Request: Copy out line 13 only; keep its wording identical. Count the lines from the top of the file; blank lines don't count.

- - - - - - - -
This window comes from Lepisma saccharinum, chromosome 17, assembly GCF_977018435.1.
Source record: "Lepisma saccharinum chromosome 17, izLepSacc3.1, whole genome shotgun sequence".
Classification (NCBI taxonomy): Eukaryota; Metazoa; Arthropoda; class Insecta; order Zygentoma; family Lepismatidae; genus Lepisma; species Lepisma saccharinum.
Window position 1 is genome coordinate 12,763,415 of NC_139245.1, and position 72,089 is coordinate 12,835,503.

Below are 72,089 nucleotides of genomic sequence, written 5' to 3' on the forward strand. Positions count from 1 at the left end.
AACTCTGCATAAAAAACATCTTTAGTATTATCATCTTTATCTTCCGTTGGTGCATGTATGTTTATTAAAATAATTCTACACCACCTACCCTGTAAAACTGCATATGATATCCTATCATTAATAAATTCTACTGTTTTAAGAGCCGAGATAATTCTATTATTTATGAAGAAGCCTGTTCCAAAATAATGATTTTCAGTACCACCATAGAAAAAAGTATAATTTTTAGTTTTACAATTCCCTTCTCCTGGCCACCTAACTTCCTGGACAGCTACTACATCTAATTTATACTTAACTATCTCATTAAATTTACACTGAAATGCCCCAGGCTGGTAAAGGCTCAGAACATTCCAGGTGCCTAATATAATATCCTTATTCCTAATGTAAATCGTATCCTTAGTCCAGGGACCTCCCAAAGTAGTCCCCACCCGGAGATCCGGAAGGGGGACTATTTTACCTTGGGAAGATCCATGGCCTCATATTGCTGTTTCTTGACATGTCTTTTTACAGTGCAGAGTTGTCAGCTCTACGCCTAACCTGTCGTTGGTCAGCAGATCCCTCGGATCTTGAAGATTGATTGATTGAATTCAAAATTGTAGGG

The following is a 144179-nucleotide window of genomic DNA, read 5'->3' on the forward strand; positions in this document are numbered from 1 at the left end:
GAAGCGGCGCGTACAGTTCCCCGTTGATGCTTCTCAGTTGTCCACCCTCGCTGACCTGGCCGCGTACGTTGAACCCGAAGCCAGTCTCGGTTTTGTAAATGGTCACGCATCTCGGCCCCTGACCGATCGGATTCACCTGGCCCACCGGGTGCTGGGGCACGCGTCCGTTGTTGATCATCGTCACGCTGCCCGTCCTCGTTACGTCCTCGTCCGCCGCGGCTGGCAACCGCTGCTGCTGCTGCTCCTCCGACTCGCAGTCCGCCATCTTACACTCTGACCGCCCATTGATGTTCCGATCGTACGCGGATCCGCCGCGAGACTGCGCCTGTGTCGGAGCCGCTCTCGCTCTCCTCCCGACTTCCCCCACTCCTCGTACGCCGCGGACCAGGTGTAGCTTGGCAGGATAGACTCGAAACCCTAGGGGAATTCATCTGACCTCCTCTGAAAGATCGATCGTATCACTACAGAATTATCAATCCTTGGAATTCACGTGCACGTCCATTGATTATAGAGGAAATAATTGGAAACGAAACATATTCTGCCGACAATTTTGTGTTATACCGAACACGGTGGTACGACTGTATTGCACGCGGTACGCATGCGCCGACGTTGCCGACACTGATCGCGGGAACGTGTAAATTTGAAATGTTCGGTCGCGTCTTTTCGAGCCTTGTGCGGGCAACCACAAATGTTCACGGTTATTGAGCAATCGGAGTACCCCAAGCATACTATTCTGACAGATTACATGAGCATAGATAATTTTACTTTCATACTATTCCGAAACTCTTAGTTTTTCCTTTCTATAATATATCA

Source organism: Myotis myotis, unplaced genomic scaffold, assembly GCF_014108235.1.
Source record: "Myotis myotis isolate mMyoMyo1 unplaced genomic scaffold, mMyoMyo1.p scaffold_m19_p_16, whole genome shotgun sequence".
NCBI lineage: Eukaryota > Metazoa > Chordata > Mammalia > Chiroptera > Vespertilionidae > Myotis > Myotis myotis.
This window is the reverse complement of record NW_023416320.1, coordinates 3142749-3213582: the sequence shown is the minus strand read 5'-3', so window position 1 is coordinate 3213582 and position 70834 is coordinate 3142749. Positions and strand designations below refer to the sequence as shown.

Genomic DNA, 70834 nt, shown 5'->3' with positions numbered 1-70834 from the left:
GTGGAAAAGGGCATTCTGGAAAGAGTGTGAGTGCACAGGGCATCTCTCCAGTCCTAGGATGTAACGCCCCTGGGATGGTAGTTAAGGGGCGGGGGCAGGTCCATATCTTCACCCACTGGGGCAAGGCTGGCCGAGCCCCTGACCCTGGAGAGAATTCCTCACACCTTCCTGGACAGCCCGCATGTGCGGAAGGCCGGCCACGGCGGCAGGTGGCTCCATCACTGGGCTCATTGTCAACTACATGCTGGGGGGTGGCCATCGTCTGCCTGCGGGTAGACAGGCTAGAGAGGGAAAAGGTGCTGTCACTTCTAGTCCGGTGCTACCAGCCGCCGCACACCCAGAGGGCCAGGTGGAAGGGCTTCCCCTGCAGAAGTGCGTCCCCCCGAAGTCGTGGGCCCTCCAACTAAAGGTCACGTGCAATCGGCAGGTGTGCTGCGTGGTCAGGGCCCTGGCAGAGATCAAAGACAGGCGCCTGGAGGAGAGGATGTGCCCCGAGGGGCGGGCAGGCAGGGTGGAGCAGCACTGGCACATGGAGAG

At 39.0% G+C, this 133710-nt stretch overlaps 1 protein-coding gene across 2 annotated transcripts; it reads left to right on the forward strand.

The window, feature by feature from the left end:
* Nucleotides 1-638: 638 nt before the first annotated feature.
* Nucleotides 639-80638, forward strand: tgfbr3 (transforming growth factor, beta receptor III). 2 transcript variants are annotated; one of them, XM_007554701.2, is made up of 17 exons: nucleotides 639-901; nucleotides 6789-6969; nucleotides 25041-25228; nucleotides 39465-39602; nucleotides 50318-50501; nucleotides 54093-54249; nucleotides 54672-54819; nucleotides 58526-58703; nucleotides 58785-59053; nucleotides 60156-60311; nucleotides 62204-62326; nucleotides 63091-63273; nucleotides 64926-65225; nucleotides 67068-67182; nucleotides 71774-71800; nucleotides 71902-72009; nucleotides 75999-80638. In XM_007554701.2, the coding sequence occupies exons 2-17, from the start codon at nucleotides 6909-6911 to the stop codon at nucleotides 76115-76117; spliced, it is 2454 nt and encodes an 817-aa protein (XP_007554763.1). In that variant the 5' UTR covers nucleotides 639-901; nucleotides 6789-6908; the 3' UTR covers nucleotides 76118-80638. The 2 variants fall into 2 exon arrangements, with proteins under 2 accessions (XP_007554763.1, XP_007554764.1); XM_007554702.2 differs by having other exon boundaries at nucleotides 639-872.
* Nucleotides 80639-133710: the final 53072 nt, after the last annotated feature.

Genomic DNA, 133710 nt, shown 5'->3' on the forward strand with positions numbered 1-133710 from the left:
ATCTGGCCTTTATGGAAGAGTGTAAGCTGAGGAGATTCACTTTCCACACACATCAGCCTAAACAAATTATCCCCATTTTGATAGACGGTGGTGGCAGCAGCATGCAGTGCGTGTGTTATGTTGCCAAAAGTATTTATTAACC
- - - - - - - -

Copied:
Genomic DNA, 70834 nt, shown 5'->3' with positions numbered 1-70834 from the left: